Lewis, says that I have 20 summers left. And I think about what I've done, what I hope to do, and this moment has given me an opportunity to mark my

passing and we leave some legacy. A great piece of art and this great play, and the great role that I get to share with a small fraternity of men who

have done it on Broadway.


And more importantly, only night (ph), my father, 97 years old, will be sitting in the audience watching his legacy on stage, center stage on

Broadway in this iconic American play. That is a divine gift. And for that, I am humbly grateful.

ISAACSON: Thank you, Wendell. Attention must be paid.

PIERCE: Attention must be paid. Attention must finally be paid.


AMANPOUR: And that is an eternal truth.

And now, to my next guest. The remarkable, enduring, endlessly shape- shifting actress, two-time Academy Award Winner, Dame Emma Thompson. She bears all in a new movie called, "Good Luck to You, Leo Grande", which is

all about a woman's right to pleasure. She plays a middle-aged widowed, religion teacher, who's never had an organism, and who decided to do

something about it.

So, she hires a sex worker played by dashing, very young Irish actor, Daryl McCormick. This film shatters all kinds of long held prejudices, mostly

about women and intimacy. I spoke to Emma Thompson about the film, about being an older woman and reclaiming one's body and sexuality. This frank

conversation also addresses what it took to shoot her first ever full- frontal nude scene at the age of 63.


AMANPOUR: Emma Thompson, welcome to the program.

EMMA THOMPSON, ACTRESS, "GOOD LUCK TO YOU, LEO GRANDE": Thank you very much. This is such a pleasure to meet you.

AMANPOUR: Well, likewise. And I guess I need to start by saying or asking you, why wait this long to do the sex scenes, the naked scenes and all?

Have you been batting away these offers all your career?

THOMPSON: No, which may come as a surprise, but I suspect is not. I did my first big sex scene with beloved Jeff Goldblum, where we spent three days

naked in "The Tall Guy," Richard Curtis' first film. And I learned a lot actually from that experience. And one of the things I learned was that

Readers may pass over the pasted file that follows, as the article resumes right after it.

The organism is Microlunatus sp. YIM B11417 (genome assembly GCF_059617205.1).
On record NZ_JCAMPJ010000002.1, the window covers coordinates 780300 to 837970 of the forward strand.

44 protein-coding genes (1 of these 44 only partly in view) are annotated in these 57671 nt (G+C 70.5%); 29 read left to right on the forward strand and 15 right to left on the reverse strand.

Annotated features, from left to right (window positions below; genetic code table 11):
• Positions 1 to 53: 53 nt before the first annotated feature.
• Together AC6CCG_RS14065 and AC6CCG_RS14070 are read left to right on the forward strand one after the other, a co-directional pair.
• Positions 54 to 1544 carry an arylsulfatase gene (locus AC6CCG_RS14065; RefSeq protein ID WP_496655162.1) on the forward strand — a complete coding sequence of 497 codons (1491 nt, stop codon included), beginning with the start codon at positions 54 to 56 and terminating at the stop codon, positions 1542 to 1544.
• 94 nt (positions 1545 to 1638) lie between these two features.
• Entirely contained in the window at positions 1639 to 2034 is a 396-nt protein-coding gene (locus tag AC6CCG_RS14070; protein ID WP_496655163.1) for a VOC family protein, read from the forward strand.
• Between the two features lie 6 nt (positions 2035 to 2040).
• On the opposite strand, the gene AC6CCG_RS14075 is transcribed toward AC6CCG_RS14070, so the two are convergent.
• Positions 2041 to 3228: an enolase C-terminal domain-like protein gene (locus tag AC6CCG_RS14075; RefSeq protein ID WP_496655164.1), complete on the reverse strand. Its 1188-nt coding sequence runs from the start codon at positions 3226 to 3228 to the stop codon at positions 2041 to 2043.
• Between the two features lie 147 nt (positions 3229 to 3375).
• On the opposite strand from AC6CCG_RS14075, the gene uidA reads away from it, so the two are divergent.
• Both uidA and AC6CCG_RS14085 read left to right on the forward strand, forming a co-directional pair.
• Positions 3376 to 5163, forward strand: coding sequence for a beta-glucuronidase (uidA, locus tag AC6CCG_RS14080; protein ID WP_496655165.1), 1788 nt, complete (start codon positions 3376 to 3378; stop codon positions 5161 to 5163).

being naked on set made everyone terribly kind and sort of -- sort of, protective. You know, people would bring you a cup of tea -- you would be

standing there naked, and they'd bring you a cup of tea and say, here you are, Christiane. Here's your tea.

And then they'd walk away like that. Just make sure that they don't look down. Everyone was so sensitive. And I -- actually, I salute that crew,

because it -- I thought to myself, if I ever have to do this again, I'm not going to be frightened.

AMANPOUR: And, therefore, you weren't in "Good Luck to You, Leo Grande?"

THOMPSON: No, but one of the reasons for that was, I was working with this wonderful woman, Sophie Hyde. And we had rehearsal, Daryl and I. And we

both -- it's always very nerve- racking. Daryl McCormack is --

AMANPOUR: Daryl McCormack, of course, is your young co-star.

THOMPSON: Our extraordinary --

AMANPOUR: We haven't said whether film is about --


AMANPOUR: -- because everybody is talking about Emma Thompson and the naked scenes. So, we're going to get to the film in a moment.

THOMPSON: OK. Very good.

AMANPOUR: But just tell me about how you processed.

THOMPSON: Well, how prepared for it was, we all took our clothes off, the three of us. We had a -- we just closed the rehearsal room. And the three

of us --

AMANPOUR: You mean the director --


AMANPOUR: -- and you two stars?

THOMPSON: Yes. Yes. And we sat on the floor and talked about our bodies and then we drew around our bodies on great big pieces of paper and marked off

the places where we hurt the scars, the bits we don't like. And I mean, I crossed out the whole thing, basically. But, of course, that's my